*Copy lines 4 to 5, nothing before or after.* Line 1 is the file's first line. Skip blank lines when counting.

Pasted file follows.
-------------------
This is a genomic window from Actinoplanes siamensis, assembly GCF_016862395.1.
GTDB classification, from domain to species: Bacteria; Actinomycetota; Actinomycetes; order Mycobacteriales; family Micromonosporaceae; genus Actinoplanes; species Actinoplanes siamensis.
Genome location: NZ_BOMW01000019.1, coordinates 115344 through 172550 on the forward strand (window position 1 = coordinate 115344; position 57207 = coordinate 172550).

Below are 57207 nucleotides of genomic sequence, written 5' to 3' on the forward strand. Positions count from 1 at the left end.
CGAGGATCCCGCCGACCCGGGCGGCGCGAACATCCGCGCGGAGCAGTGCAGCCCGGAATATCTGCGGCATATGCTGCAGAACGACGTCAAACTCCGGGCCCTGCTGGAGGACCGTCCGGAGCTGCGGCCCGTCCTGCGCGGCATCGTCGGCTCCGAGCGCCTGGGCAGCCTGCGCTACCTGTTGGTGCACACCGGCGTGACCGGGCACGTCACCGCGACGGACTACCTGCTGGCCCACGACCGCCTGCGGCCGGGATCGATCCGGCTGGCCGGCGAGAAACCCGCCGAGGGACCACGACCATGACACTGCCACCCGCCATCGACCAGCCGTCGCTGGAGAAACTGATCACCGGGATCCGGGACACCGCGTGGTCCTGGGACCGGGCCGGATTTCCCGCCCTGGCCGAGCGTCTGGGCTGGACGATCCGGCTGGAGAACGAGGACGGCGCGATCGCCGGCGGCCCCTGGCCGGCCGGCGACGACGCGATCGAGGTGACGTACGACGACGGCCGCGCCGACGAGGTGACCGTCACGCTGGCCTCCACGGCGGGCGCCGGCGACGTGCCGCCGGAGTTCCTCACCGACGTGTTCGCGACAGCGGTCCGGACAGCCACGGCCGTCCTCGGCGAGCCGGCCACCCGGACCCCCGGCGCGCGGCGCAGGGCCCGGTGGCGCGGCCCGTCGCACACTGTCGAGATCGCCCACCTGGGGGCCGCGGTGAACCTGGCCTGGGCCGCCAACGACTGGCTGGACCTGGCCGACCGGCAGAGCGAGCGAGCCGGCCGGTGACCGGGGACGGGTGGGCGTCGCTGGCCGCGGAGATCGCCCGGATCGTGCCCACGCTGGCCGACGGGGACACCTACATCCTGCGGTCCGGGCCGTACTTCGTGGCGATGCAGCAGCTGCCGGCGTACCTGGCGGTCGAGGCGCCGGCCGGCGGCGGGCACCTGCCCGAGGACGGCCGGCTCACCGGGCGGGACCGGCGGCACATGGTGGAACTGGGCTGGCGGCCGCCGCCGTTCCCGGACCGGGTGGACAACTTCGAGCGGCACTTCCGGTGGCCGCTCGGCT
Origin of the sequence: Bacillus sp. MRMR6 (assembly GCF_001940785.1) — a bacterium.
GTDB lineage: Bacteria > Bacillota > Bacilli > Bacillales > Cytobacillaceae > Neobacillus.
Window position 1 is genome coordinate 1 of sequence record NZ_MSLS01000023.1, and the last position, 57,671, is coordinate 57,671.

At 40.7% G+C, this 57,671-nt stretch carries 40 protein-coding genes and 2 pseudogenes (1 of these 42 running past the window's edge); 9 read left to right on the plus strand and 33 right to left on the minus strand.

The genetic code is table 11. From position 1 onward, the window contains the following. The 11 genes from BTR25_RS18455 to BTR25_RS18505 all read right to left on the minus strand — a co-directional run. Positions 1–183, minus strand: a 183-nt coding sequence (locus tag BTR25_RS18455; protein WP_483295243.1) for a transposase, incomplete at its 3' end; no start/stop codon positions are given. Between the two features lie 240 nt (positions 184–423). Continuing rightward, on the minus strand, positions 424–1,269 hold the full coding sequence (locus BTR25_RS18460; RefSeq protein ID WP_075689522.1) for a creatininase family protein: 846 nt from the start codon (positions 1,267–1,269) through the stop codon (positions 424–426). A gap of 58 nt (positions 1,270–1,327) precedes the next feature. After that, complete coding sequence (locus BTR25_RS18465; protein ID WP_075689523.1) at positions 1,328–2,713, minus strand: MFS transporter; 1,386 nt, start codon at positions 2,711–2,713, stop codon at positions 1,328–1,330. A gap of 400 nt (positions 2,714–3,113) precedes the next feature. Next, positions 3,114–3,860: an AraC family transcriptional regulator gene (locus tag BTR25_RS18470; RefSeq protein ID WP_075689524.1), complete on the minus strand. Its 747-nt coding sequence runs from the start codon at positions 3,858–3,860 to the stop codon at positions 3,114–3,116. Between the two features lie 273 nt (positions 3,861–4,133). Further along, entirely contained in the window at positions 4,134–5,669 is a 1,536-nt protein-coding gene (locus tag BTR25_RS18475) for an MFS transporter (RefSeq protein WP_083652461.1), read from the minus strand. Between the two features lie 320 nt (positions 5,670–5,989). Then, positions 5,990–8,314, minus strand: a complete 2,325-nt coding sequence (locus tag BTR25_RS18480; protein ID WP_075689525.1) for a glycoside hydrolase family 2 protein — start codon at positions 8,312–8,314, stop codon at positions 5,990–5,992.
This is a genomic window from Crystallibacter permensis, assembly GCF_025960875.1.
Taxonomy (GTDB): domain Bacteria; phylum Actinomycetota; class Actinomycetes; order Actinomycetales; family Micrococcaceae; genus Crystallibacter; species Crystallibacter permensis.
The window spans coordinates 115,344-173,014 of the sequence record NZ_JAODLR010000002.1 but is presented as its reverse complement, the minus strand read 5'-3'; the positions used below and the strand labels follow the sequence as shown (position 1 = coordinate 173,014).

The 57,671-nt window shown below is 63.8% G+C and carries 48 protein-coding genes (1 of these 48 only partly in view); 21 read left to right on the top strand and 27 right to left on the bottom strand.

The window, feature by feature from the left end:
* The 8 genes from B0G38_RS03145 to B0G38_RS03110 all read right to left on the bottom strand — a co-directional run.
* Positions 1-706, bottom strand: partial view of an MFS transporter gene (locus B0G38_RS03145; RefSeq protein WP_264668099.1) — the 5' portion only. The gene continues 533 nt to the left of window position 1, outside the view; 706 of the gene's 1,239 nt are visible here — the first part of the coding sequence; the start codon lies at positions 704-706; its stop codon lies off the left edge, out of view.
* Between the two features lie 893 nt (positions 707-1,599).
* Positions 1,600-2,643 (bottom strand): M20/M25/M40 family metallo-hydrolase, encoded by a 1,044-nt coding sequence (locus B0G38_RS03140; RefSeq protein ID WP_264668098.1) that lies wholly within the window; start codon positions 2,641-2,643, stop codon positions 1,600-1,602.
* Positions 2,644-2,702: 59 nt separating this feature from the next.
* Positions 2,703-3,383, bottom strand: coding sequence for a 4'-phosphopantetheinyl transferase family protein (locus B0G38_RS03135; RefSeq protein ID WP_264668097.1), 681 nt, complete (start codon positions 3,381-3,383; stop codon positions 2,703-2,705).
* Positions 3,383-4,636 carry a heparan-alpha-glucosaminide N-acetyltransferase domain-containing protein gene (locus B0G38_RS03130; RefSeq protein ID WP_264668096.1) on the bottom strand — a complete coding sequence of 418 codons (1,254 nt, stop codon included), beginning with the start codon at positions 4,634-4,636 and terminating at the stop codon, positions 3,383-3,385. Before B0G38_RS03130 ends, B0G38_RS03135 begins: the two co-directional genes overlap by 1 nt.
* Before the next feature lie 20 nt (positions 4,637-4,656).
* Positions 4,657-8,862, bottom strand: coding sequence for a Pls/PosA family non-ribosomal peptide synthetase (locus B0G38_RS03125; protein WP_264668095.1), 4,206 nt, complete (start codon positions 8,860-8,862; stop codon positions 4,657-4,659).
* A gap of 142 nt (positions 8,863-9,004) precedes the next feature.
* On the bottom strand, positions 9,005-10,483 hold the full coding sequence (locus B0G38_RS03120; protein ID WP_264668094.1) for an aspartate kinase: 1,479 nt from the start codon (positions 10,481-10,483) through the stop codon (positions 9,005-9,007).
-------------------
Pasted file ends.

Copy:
Below are 57207 nucleotides of genomic sequence, written 5' to 3' on the forward strand. Positions count from 1 at the left end.
CGAGGATCCCGCCGACCCGGGCGGCGCGAACATCCGCGCGGAGCAGTGCAGCCCGGAATATCTGCGGCATATGCTGCAGAACGACGTCAAACTCCGGGCCCTGCTGGAGGACCGTCCGGAGCTGCGGCCCGTCCTGCGCGGCATCGTCGGCTCCGAGCGCCTGGGCAGCCTGCGCTACCTGTTGGTGCACACCGGCGTGACCGGGCACGTCACCGCGACGGACTACCTGCTGGCCCACGACCGCCTGCGGCCGGGATCGATCCGGCTGGCCGGCGAGAAACCCGCCGAGGGACCACGACCATGACACTGCCACCCGCCATCGACCAGCCGTCGCTGGAGAAACTGATCACCGGGATCCGGGACACCGCGTGGTCCTGGGACCGGGCCGGATTTCCCGCCCTGGCCGAGCGTCTGGGCTGGACGATCCGGCTGGAGAACGAGGACGGCGCGATCGCCGGCGGCCCCTGGCCGGCCGGCGACGACGCGATCGAGGTGACGTACGACGACGGCCGCGCCGACGAGGTGACCGTCACGCTGGCCTCCACGGCGGGCGCCGGCGACGTGCCGCCGGAGTTCCTCACCGACGTGTTCGCGACAGCGGTCCGGACAGCCACGGCCGTCCTCGGCGAGCCGGCCACCCGGACCCCCGGCGCGCGGCGCAGGGCCCGGTGGCGCGGCCCGTCGCACACTGTCGAGATCGCCCACCTGGGGGCCGCGGTGAACCTGGCCTGGGCCGCCAACGACTGGCTGGACCTGGCCGACCGGCAGAGCGAGCGAGCCGGCCGGTGACCGGGGACGGGTGGGCGTCGCTGGCCGCGGAGATCGCCCGGATCGTGCCCACGCTGGCCGACGGGGACACCTACATCCTGCGGTCCGGGCCGTACTTCGTGGCGATGCAGCAGCTGCCGGCGTACCTGGCGGTCGAGGCGCCGGCCGGCGGCGGGCACCTGCCCGAGGACGGCCGGCTCACCGGGCGGGACCGGCGGCACATGGTGGAACTGGGCTGGCGGCCGCCGCCGTTCCCGGACCGGGTGGACAACTTCGAGCGGCACTTCCGGTGGCCGCTCGGCT